- Proof of Identification
- Driver’s license or Passport (unexpired)
- Birth Certificate
- Certificate of Naturalization or U.S. Citizenship
- Permanent Resident Card
- Military Discharge
- Weapons permit (unexpired)
- U.S. government, military, state, or Tribal issued ID (unexpired)
- Government assistance program document (that includes proof of identity)
- In addition to providing proof of qualifying programs or income, you will also need to provide an accepted form of address. Acceptable form of proof of address include:
- Driver’s License, Government, State, or Tribal Issued ID (unexpired)
- Current Income Statements such as a paystub or a W2
- Statement of Benefits from a Qualifying Program Which Contains Name and Address
- Current Mortgage or Lease Statement
- Government Assistance Program Documents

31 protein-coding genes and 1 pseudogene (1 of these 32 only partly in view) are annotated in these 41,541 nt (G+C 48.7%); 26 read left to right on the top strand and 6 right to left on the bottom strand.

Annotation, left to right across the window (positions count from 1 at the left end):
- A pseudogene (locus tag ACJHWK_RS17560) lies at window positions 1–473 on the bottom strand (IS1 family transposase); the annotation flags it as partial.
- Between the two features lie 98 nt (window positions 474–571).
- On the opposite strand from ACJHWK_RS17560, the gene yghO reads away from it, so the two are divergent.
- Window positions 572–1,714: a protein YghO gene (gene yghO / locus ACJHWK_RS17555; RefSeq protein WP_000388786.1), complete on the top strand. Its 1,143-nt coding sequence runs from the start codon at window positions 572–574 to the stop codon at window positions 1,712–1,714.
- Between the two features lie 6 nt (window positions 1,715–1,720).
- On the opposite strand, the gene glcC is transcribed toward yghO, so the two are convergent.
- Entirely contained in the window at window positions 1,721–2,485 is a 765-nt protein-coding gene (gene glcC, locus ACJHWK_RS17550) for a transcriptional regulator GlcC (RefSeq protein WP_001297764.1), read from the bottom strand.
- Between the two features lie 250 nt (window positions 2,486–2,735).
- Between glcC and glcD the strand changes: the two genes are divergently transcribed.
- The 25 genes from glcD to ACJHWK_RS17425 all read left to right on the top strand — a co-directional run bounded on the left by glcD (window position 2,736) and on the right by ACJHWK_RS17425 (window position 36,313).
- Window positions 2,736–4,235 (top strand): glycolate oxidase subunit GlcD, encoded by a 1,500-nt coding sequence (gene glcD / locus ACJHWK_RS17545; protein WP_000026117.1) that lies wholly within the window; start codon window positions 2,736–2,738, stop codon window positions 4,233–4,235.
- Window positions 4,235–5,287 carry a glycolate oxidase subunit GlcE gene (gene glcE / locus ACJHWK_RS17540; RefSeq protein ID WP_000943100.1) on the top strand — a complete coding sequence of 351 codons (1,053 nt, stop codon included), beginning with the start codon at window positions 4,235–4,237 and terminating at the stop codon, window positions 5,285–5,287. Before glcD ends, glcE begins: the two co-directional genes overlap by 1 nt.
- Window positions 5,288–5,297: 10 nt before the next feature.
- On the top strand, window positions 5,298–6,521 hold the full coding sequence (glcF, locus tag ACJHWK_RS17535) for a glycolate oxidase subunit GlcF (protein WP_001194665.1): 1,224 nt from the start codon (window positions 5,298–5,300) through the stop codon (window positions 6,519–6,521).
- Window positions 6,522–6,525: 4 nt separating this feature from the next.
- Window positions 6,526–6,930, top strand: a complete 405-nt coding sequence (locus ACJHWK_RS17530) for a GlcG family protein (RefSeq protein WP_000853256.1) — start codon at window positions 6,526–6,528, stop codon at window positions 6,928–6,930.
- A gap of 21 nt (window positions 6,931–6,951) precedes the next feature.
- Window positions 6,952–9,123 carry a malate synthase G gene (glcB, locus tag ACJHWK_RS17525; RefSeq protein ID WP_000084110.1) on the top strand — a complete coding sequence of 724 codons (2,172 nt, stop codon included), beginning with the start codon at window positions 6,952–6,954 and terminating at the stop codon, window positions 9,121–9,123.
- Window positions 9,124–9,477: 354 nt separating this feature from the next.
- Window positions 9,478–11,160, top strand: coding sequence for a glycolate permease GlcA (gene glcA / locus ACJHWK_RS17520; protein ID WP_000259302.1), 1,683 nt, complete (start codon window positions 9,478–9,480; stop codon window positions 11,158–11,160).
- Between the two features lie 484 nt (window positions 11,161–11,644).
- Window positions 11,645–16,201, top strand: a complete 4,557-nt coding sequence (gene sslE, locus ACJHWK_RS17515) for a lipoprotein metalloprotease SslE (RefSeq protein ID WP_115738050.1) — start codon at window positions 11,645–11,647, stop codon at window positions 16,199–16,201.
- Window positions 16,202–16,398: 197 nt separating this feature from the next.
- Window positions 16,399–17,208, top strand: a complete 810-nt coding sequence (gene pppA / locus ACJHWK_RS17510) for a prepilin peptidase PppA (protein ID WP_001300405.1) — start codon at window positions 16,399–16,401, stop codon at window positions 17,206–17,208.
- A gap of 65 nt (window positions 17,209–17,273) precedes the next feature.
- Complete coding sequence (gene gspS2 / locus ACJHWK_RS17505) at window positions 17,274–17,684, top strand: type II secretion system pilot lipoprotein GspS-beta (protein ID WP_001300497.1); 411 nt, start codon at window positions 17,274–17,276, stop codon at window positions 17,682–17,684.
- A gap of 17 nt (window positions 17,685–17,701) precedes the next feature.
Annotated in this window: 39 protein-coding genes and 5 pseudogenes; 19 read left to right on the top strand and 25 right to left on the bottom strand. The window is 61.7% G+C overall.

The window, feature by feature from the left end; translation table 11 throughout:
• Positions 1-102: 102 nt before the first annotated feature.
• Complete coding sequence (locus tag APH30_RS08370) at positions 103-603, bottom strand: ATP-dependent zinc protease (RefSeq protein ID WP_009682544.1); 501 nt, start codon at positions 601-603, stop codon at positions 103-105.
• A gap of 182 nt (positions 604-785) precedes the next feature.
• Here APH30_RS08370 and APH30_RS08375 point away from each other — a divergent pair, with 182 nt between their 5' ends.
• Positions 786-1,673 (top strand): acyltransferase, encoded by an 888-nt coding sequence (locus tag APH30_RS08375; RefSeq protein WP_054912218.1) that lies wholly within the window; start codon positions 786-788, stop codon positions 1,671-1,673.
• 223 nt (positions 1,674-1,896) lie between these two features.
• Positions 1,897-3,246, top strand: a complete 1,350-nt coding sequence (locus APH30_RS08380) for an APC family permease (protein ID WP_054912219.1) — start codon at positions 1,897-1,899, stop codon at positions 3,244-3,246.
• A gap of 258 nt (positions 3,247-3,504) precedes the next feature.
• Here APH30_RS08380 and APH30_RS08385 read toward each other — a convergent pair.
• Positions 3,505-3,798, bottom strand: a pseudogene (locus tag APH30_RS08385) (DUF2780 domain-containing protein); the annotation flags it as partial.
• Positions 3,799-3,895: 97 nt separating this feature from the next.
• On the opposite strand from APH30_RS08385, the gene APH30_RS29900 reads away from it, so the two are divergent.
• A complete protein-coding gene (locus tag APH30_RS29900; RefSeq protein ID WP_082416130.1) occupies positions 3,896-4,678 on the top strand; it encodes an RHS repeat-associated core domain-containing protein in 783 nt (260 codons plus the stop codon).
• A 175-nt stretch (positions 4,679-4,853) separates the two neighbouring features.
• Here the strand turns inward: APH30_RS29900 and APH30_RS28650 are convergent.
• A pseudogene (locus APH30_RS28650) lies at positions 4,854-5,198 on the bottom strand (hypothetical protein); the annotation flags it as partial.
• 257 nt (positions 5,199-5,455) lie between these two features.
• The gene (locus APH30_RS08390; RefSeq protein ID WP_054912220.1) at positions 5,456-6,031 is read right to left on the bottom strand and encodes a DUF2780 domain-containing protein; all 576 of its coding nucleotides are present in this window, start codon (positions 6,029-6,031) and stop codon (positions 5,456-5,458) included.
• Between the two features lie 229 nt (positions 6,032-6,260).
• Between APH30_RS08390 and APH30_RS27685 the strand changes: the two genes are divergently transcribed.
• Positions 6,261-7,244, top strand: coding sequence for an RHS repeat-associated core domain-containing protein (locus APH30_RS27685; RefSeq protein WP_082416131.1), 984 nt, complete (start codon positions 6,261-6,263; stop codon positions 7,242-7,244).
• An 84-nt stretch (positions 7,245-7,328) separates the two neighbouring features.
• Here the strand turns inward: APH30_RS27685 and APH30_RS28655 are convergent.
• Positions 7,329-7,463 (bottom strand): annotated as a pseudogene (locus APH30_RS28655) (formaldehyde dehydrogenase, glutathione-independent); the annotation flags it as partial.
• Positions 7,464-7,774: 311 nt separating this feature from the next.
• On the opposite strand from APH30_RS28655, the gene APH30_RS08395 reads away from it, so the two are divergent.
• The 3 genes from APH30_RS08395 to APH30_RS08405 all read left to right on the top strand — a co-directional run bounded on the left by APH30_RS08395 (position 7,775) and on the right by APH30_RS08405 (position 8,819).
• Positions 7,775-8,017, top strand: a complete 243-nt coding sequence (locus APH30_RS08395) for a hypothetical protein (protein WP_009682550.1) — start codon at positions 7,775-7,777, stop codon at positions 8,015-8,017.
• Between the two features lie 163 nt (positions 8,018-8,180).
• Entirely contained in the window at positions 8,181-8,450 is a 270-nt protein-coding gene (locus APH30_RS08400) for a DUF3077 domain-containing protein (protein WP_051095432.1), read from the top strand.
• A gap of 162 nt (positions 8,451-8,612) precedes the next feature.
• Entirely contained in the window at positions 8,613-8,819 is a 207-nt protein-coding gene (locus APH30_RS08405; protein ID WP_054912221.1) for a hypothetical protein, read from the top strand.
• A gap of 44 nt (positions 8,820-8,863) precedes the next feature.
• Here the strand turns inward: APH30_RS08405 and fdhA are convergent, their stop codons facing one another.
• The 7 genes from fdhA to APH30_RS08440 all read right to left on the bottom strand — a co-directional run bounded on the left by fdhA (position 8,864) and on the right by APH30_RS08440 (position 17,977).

- Retirement/Pension Statement of Benefits
- Utility Bill
- Unemployment/Workers’ Compensation Statement of Benefits
As you begin the process of applying for your free government phone, Assist Wireless is here to help you through the process. Assist Wireless works through the federally-mandated program that allows low-income individuals to continue to have the ability to communicate with each other and the outside world without putting undue stress on their finances.
Available in 23 Oklahoma locations, all you have to do is reach out online, via phone, or stop by an Assist Wireless store for more information. If you qualify, you can begin your enrollment process right away. With both Tribal and Non-Tribal plans available, there is a plan out there for every eligible individual or family, whether you are able to afford a couple of dollars for an upgraded plan or remain at the free service provided by the government.
Since communication is such an integral part of our lives, nothing should hold you back from determining whether you too could qualify for a free government Lifeline cell phone service.